Seneb was a dwarf who served as a high-ranking court official in the Old Kingdom of Ancient Egypt, circa 2520 BC. Seneb was a person of considerable importance and wealth who owned thousands of cattle, held twenty palaces and religious titles and was married to a high-ranking priestess of average size with whom he had three children. His successful career and the lavishness of his burial arrangements are indicative of the acceptance given to dwarfs in ancient Egyptian society, whose texts advocated the acceptance and integration of those with physical and mental disabilities.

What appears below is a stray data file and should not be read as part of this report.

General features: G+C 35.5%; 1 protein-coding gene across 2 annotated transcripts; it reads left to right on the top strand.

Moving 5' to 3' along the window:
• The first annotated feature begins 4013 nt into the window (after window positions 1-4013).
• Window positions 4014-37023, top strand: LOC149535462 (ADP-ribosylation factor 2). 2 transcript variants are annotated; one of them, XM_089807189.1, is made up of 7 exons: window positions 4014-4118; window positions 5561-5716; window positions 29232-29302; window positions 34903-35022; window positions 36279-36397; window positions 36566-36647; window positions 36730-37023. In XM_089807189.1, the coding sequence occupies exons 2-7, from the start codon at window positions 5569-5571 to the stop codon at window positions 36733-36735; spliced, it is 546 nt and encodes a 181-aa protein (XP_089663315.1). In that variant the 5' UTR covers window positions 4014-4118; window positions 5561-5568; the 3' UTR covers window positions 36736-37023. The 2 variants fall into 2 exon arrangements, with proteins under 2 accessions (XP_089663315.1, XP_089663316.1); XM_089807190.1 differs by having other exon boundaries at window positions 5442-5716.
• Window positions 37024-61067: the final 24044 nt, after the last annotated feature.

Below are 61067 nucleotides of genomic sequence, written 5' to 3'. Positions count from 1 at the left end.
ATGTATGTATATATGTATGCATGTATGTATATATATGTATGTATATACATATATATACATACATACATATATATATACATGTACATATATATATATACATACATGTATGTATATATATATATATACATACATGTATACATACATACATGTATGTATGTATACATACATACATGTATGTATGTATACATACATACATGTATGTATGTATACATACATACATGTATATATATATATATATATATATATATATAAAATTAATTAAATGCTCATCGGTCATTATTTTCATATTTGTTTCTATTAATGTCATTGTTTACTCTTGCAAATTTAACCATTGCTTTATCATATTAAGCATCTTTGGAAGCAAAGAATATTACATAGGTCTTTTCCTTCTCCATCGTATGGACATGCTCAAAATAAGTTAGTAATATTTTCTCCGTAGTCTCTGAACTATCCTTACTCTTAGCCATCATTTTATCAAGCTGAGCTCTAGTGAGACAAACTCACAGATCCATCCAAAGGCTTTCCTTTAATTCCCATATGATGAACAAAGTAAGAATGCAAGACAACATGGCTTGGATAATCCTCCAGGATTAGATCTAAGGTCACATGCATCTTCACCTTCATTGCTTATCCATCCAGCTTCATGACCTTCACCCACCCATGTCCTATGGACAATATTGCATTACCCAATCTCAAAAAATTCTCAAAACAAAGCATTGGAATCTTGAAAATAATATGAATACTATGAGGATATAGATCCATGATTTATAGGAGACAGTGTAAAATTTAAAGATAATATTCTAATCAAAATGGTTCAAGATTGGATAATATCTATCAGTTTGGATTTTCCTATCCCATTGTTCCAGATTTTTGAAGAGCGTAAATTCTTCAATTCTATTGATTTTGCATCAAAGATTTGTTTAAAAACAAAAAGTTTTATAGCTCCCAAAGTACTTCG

Seneb is depicted with his wife and children in a painted sculpture from his tomb, rediscovered in 1926, that is a famous example of Old Kingdom art. It shows him sitting cross-legged on a block of stone with his wife embracing him and his children standing below him where the legs of a full-size person would ordinarily have been. The composition of the scene thus achieves a harmonious symmetry. It depicts Seneb realistically with the facial features and shortened limbs of an individual with achondroplasia, a common form of dwarfism. Paintings and carvings in the tomb give his titles and depict various scenes from his life, such as carrying out inspections of his estate and holding symbols of his office.